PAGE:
Numerous advantages are achieved by the invention. The best features of two prior art independent detection systems has been utilized. Prior art seismic detectors have low false alarm rates for non-target signals which are primarily acoustic in nature, for example, aircraft noise. On the other hand, prior art acoustic sensors have low false alarm rates for vibrations which are primarily seismic, for example, animal movement. The combination of the two sensing systems produces low false signal rates for both classes of spurious signals. By requiring coincidence of acoustic and seismic detection, the false alarm rate of the detector has been reduced by as much as 90%.
The novel compatibility of the ANDing logic of circuit 29 with the detection logic of unit 31 permits a further increase in the reliability of the system. As a result, the transmitted acoustic signal is more confidently identified as originating from a motorized vehicle. Thus, classification of the acoustic signal by frequency analysis or other qualitative means need not be exclusively relied on for recognition of the signal source, as has been done in the past.
A further benefit of detection logic unit 31 is the reduction of "cross-talk" between seismic and acoustic systems since the output pulse rate of the preferred embodiment of seismic logic unit 31 cannot exceed one in every 14 seconds.
Size and weight of the equipment is also reduced by consolidating two types of sensors, seismic and acoustic, in a single unit. The single equipment may be produced at one-third the cost of both equipments. Inventory requirements are reduced. The time for deploying an equivalent number of old single sensor equipments is cut in half for the hybrid system of the present invention.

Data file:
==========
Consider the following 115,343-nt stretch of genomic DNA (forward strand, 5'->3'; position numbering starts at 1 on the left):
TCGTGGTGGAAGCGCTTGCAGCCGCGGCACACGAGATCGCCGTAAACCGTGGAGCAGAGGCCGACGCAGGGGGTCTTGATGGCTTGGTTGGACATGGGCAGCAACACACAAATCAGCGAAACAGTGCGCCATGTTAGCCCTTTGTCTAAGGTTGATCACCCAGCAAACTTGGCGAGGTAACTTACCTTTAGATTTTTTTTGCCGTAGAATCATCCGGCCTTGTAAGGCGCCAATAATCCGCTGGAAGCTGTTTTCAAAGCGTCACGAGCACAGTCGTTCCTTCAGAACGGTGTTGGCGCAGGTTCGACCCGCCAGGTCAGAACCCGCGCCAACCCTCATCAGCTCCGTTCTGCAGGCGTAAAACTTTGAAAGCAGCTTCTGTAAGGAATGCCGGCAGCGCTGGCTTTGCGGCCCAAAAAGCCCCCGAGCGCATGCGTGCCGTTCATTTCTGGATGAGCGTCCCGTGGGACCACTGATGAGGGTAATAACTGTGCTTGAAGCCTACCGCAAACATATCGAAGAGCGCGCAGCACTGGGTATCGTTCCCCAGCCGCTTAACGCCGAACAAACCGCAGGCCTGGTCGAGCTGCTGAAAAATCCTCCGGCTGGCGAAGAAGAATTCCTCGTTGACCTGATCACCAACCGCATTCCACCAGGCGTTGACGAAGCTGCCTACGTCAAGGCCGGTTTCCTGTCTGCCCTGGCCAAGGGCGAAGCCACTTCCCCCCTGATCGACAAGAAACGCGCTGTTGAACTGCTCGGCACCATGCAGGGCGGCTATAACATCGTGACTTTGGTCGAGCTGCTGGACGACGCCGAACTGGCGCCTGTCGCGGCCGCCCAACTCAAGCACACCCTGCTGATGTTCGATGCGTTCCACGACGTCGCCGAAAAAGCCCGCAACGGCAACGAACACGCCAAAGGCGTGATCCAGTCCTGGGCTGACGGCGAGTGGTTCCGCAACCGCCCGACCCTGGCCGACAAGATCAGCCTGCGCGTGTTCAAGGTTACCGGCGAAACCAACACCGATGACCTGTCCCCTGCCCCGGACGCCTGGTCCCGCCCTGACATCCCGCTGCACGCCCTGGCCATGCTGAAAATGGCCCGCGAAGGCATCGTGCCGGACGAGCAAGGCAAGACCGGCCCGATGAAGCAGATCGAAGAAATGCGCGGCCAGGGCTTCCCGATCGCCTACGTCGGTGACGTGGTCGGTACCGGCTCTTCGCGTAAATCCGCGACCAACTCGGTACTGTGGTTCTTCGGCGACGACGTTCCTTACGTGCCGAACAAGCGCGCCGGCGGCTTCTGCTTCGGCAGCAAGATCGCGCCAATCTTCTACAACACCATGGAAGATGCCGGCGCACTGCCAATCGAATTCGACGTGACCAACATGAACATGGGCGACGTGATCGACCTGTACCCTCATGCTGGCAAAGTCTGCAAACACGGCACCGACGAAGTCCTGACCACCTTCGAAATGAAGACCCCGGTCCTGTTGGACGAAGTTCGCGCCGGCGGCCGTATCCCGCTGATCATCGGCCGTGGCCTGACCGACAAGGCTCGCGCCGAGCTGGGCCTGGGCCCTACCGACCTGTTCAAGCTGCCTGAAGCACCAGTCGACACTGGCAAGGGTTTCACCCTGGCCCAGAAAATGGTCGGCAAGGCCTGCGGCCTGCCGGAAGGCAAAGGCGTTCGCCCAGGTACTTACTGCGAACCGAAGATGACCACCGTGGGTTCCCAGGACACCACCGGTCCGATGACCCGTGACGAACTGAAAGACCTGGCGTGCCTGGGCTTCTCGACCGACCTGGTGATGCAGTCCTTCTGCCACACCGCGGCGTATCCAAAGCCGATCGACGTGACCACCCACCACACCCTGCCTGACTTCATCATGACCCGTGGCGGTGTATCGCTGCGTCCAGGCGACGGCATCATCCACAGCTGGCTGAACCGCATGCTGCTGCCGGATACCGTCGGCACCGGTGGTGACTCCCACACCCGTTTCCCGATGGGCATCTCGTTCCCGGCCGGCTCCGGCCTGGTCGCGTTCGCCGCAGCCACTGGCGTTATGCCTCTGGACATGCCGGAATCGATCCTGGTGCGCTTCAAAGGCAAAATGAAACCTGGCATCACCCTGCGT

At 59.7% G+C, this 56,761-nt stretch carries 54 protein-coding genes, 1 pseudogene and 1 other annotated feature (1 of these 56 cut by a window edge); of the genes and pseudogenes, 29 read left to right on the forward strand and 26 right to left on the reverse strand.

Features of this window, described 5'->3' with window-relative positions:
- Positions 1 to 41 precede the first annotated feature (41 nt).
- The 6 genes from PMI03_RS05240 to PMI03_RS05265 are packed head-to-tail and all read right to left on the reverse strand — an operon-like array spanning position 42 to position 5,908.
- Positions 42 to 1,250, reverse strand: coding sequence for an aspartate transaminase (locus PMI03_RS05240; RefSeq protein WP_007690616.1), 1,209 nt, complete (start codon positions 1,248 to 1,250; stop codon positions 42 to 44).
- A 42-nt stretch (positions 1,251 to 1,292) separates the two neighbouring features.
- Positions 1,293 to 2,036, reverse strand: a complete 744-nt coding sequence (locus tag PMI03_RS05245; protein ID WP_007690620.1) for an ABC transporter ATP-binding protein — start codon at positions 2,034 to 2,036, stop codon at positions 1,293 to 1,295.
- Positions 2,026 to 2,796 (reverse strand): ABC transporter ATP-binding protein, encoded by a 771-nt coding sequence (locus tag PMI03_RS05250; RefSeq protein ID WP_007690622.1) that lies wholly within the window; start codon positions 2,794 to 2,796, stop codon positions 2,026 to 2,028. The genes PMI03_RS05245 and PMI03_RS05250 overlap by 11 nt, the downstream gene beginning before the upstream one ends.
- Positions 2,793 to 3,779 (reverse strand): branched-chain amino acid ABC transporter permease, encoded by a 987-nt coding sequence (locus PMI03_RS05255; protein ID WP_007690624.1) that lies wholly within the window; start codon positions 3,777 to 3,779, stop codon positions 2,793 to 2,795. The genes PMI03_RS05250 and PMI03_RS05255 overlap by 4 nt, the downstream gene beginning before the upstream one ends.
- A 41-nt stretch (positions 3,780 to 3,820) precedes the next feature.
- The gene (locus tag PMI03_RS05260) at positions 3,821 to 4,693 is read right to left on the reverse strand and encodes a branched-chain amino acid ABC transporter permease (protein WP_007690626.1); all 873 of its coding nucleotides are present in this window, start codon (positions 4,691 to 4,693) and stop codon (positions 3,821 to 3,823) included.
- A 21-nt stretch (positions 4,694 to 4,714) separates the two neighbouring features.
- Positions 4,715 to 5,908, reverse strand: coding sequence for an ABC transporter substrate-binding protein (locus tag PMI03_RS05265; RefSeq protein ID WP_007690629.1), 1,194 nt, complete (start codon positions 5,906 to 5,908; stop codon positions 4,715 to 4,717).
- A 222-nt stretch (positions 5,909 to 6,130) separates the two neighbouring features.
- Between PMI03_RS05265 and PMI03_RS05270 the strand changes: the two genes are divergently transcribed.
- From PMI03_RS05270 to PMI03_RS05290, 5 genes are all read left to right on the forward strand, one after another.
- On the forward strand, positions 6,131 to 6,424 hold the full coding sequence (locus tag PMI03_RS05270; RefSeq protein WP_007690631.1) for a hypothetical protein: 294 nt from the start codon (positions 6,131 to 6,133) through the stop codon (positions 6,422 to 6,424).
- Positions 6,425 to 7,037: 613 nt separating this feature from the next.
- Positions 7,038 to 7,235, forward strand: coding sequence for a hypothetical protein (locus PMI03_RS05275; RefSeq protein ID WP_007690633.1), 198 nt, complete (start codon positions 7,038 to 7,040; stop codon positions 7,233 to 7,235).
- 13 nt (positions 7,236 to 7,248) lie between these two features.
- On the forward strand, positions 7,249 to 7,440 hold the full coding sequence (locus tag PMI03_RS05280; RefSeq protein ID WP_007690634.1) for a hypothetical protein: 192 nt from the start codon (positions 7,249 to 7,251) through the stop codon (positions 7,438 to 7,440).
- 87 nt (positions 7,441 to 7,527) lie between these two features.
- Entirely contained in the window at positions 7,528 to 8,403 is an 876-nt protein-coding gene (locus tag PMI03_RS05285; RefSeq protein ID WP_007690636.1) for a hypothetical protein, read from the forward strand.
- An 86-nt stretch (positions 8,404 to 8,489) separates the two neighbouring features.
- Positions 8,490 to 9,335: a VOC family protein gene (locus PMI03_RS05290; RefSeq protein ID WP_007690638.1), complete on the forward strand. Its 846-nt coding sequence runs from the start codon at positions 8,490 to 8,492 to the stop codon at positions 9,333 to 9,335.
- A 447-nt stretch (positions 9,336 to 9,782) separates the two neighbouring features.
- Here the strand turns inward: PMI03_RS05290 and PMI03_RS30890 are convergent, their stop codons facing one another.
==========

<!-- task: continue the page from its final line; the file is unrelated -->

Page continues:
By serial placement of several units along a road, passing ground vehicles can be distinguished from very low flying aircraft producing seismic as well as acoustic vibrations. Since the range of the seismic sensor is less than that of the acoustic sensor, the ANDing circuit will cause transmission to be discontinuous for both low aircraft and ground vehicles. However, the interval between transmissions will be noticeably greater for ground vehicles.
Another advantage is the increased lifetime of the equipment. The high false alarm rate of the prior art acoustic sensors caused the power supplied to be more quickly exhausted. Transmitter "on" time must be kept to a minimum. It has been found that the detection device of the present invention lasts from six to seven times as long as comparable equipment having a single sensor and no ordnance discrimination means. This feature coupled with the compactness, increased reliability and reduced cost of manufacture indicates a remarkable improvement over prior sensing devices.
It will be understood that various changes in the details, materials, steps and arrangement of parts, which have been herein disclosed and illustrated in order to explain the nature of the invention, may be made by those skilled within the principle and scope of the invention as expressed in the appended claims.
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|U.S. Classification||327/25, 181/122, 367/93|
|International Classification||G08B13/16, G01V1/00|
|Cooperative Classification||G08B13/1663, G01V1/001|
|European Classification||G08B13/16B1, G01V1/00A|